The Concorde was many things. Innovative and supersonic, it held numerous commercial airline speed records and was the fastest way to travel internationally. Despite several world records and the fastest service money could buy, the joint French-English developed Concorde flew for less than 30 years.
Concorde was done in by a combination of market forces that negatively impacted the aviation industry, a terror attack, and a freak accident.
Air France Flight 4590
On July 25th, 2000, Air France Flight 4590 was on track to lift off from Paris’ Charles de Gaulle airport with New York as its final destination. Though the flight did manage to become airborne, it never made it to the City that Never Sleeps.
While taking off, the AF 4590 struck a piece of metal that had been sitting on the tarmac runway. One of the Concorde’s landing gear wheels struck the metal debris and sent it hurtling into the Concorde’s port, or left, wing.
Concordes were notoriously thirsty birds thanks to their super-sonic flight characteristics. In order to keep their four Roles-Royce turbojet engines satiated, they carried over 200,000 pounds of fuel in 17 internal fuel tanks—one of which was struck by the flying metal piece. The force of the impact caused one of the wing tanks to rupture, spewing jet fuel onto the runway. A stray spark caused the fuel to ignite.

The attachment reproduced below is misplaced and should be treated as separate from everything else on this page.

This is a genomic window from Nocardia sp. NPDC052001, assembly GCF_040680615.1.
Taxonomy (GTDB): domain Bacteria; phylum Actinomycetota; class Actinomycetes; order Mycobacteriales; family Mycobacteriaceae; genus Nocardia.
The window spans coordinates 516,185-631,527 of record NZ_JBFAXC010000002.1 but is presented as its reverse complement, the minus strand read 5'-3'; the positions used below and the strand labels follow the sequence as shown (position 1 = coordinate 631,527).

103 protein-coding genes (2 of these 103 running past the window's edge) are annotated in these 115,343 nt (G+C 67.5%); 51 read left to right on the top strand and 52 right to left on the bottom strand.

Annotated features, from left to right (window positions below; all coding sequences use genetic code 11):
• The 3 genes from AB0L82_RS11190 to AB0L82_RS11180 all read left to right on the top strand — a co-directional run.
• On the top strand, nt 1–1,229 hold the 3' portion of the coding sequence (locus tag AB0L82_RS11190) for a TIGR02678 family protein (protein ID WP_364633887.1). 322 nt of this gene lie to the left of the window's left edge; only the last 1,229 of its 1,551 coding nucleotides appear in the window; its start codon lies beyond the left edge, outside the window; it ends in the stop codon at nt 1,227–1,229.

The jetliner was going too fast to abort taking off, and too slow to gain much altitude. Flight AF 4590 crashed into an airport hotel near the end of the runway, killing all 109 passengers and four other people in the hotel.
September 11th Attacks
Just over a year later, the September 11th, 2001 terrorist attacks in the United States caused a massive dip in international travel—much to the detriment of the Concorde. Unlike France’s neighbor the United Kingdom, la République has a less-extensive maritime border.
Aviation regulations mandated that Concordes would have to fly more slowly over land to reduce sound disturbance over the ground. This hit French Concordes particularly hard. After the post-9/11 dip in air travel, the already struggling birds were even less in demand, and therefore less profitable.
Lack of Parts
The aerospace firm Airbus, stopped making spare parts for the world’s Concorde fleets in 2003, as it was no longer economically beneficial to do so. The Concorde was essentially doomed to the boneyard, and the airframes would never fly again.
Despite Concorde’s many achievements, it didn’t live long. For comparison, the iconic Boeing 747 was introduced into service in 1970 and went on to become one of the world’s most successful jet airliners—and it still flies today, easily surpassing the Concorde in usefulness. Still, flying aboard a Concorde was an unforgettable experience—despite the hefty price tag.
Caleb Larson holds a Master of Public Policy degree from the Willy Brandt School of Public Policy. He lives in Berlin and writes on U.S. and Russian foreign and defense policy, German politics, and culture. This article first appeared earlier this year.